To get the most from a winter break in Scandinavia, it’s usually best to approach it as a holiday with skiing rather than a skiing holiday per se: most resorts have such limited vertical drop that descents can be measured in seconds. However, Hemsedal – Norway’s biggest ski area – is a bit more extensive, with 20 lifts, around 45km of varied runs and a respectable vertical of 830m.
Best for: Families and first-timers: you can even get from summit to resort entirely on runs graded green. All the usual Nordic pursuits are available, such as snowmobiling, dog-sledding and cross-country skiing.
Where to stay: Skarsnuten Hotel is a paean to sharp Scandinavian design, with amazing views across the slopes from its picture windows. Double rooms from about £162, room only (skarsnutenhotell.no).
Off the slopes: Built in the style of a Nordic stave church, Stavkroa is a complex of bars with a vast club under the eaves. For sheer raucous exuberance, it’s the equal of famous Alpine spots like La Folie Douce and the Krazy Kanguruh.
Treble Cone, New Zealand
As well as being the biggest ski area on the South Island, Treble Cone has the greatest proportion of challenging terrain: around 45% of its landscape is rated as difficult. There are only two proper lifts, but they grant access to a wealth of varied slopes. Some runs more than deserve their black rating.
Best for: Adventurous skiers and boarders, and backcountry buffs who are not averse to putting on climbing skins or split boards.
Where to stay: There’s no accommodation at the ski area itself. Wanaka is the most convenient base, and Edgewater is the only resort directly on the shores of its beautiful lake. Double rooms from £126, room only (edgewater.co.nz).
Off the slopes: Wanaka’s main drag, Ardmore Street, has great bars such as LaLaLand: a groovy lounge with a daily cocktail hour and lake views from the deck.
This is a ski experience unlike any other. The resort, at 2,880m in the high Andes, amounts to just one hotel, where everyone stays all-inclusive. The lakeside scenery is beautiful, the skiing is legendary – it’s where World Cup teams come to train during the Northern Hemisphere summer – and quirks include unique slingshot drag lifts that can catapult five people up the hill side by side.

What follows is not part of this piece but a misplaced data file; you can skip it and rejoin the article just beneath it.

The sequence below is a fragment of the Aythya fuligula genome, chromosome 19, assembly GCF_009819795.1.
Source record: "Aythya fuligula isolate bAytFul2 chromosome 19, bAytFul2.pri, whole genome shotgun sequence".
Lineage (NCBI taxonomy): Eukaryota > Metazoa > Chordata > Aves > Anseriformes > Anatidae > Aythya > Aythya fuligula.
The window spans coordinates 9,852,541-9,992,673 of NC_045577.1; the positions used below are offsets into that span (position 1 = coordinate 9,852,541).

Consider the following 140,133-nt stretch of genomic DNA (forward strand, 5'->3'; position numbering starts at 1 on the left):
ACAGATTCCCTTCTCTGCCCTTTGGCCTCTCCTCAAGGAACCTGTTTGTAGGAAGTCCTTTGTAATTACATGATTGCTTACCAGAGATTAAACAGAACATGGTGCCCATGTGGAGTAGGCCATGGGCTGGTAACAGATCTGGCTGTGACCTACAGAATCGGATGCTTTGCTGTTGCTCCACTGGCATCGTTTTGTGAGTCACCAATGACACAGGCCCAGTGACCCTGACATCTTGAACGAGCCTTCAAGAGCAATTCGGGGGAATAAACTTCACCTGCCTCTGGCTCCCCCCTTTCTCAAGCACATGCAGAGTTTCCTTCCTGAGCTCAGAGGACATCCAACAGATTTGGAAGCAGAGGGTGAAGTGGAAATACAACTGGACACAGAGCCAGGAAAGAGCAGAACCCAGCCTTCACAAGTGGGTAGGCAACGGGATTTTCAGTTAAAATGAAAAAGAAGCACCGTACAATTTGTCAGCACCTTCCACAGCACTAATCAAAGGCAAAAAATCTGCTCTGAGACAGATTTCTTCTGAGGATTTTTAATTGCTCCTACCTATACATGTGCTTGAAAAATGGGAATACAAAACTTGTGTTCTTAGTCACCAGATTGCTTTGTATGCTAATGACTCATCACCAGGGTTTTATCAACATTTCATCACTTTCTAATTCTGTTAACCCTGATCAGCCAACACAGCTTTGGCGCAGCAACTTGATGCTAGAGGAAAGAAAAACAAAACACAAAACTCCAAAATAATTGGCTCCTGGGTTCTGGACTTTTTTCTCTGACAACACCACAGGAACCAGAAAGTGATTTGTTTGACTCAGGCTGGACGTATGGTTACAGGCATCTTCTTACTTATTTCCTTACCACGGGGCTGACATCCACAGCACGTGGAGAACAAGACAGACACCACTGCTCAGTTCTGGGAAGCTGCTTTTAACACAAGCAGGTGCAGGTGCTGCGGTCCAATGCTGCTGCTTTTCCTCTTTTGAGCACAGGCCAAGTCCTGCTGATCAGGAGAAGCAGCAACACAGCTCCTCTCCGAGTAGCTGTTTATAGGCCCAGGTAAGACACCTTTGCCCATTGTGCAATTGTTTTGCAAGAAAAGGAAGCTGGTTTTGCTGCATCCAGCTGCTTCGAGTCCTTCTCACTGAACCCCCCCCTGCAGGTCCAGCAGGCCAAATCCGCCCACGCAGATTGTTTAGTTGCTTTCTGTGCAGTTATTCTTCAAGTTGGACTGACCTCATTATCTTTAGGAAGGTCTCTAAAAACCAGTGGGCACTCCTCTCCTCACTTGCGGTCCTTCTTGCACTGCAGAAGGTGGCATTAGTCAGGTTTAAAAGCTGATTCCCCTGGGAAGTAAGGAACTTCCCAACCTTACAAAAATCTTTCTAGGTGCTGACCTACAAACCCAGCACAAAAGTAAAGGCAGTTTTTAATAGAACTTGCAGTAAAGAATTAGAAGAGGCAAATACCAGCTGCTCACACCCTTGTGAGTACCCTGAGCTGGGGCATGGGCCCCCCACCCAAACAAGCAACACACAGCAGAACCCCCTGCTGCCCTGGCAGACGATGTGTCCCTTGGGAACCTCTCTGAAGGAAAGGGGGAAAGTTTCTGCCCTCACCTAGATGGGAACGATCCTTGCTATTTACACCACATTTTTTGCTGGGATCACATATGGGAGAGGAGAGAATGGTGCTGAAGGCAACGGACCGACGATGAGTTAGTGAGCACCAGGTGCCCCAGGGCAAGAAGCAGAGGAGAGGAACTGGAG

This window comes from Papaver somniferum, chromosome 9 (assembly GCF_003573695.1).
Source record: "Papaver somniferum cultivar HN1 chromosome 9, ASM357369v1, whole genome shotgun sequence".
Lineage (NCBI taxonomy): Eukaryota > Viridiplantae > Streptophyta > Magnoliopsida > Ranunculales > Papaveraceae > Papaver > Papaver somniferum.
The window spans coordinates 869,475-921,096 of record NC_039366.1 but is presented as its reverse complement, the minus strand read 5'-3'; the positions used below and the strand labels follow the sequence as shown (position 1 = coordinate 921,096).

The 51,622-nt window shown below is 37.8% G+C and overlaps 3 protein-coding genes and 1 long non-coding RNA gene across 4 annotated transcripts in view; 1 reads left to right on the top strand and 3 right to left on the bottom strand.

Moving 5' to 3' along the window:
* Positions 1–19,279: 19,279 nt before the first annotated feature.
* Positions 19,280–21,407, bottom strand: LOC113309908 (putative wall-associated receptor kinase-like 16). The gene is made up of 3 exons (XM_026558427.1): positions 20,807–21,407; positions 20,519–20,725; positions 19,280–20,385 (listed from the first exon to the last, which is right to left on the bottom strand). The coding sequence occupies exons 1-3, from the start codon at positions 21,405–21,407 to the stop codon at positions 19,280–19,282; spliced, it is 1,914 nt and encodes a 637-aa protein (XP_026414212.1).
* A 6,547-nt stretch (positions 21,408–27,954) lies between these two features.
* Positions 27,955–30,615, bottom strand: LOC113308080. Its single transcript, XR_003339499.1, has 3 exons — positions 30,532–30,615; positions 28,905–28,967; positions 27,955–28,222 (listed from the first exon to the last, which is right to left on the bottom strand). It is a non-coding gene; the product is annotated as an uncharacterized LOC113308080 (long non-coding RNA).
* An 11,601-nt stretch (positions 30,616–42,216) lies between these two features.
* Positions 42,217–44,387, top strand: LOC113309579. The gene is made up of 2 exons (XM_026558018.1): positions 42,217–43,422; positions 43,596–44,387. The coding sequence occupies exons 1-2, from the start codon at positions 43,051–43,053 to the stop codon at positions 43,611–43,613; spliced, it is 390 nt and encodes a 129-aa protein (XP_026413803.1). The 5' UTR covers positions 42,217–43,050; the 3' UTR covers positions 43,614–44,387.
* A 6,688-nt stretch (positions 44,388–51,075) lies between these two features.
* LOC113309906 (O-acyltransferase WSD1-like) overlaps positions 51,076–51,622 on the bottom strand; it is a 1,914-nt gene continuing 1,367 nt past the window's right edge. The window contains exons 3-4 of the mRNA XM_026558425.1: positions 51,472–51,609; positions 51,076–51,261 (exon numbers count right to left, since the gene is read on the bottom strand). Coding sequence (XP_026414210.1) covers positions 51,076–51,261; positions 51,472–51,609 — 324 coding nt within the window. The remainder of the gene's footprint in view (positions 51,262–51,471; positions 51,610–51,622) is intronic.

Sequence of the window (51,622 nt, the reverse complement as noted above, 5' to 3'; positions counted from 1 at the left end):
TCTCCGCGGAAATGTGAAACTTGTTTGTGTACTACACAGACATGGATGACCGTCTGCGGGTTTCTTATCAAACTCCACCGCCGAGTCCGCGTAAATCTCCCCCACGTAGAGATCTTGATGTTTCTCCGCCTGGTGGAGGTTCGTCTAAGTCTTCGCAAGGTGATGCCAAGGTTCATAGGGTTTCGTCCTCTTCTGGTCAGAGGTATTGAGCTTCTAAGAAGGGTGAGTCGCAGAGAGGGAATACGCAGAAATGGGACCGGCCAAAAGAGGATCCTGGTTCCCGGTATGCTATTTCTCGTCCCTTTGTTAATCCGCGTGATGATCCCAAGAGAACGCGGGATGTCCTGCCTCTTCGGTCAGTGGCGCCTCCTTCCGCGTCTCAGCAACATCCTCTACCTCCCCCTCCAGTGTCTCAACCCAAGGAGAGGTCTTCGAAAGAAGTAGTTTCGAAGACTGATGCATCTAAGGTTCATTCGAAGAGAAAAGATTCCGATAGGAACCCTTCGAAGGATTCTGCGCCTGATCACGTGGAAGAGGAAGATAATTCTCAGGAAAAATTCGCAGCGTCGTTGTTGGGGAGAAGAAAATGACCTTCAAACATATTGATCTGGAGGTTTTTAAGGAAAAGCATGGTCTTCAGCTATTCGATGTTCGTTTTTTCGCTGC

Best for: Anyone with a sense of adventure, from families taking advantage of the excellent ski school and kids’ clubs to off-piste junkies seeking out steep and deep challenges.
Where to stay: There’s only one option. Ski Portillo has accommodation spread throughout the main hotel, adjacent chalets and nearby lodges. Seven-night ski weeks in the hotel from around £1,810pp, full board (skiportillo.com).
Off the slopes: Stopping at Tio Bob’s on the mountain for a pisco sour (and the amazing views) is an afternoon ritual. There’s a nightly programme of entertainment at the hotel – plus a famous hot tub.
Unknown to the British market, Gerlos is big in the Netherlands. There’s even a “Dutchweek” in late March when half of Rotterdam descends to gyrate to cheesy house music. From a boarding and skiing perspective, the main attractions are that it’s high, snow-sure and linked to the sizeable Zillertal Arena ski area (52 lifts, serving 143km of runs).
Best for: Endless cruising runs in a valley that gets unexpectedly lively at night, plus access to three other major ski areas, including Mayrhofen and the Zillertal 3000 glacier: 530km of pistes in all.
Where to stay: The Schönruh is a friendly, family-run hotel with a spa and indoor pool near the main gondola lift. Double rooms with dinner, B&B from around £115 (schoenruh.com).
Off the slopes: If you’ve a soft spot for Austrian après-ski kitsch, you won’t go wrong here: to quote the slogan of Luigi’s Turbo Bar, “just take off your skis and let’s party!”. Other hotspots include Almstadl, as well as Cin-Cin (early) and Country Club (late) at Hotel Platzer.
Barèges/La Mongie, France
La Mongie and its sister resort of Barèges seemed to fall out of favour in the 1980s. The two are chalk and cheese. Barèges is a charming Pyrenean village serving forested trails, while La Mongie is a 1970s architectural time warp with skiing in an open, treeless bowl. Together they add up to an impressive 43 lifts and 240km of marked runs.
Best for: An economical family trip in a resort with reliable snow cover and plenty of confidence-building runs for beginners.
Where to stay: La Crête Blanche in La Mongie is friendly, cosy and good value. Double rooms from around £82, room only (la-crete-blanche.fr).
Off the slopes: La Mongie isn’t party central in the evenings, but Le Schuss and L’Igloo are worth a look. Alternatively, you can take the cable car to the 2,877m Pic du Midi observatory for an unforgettable sunset and slap-up dinner.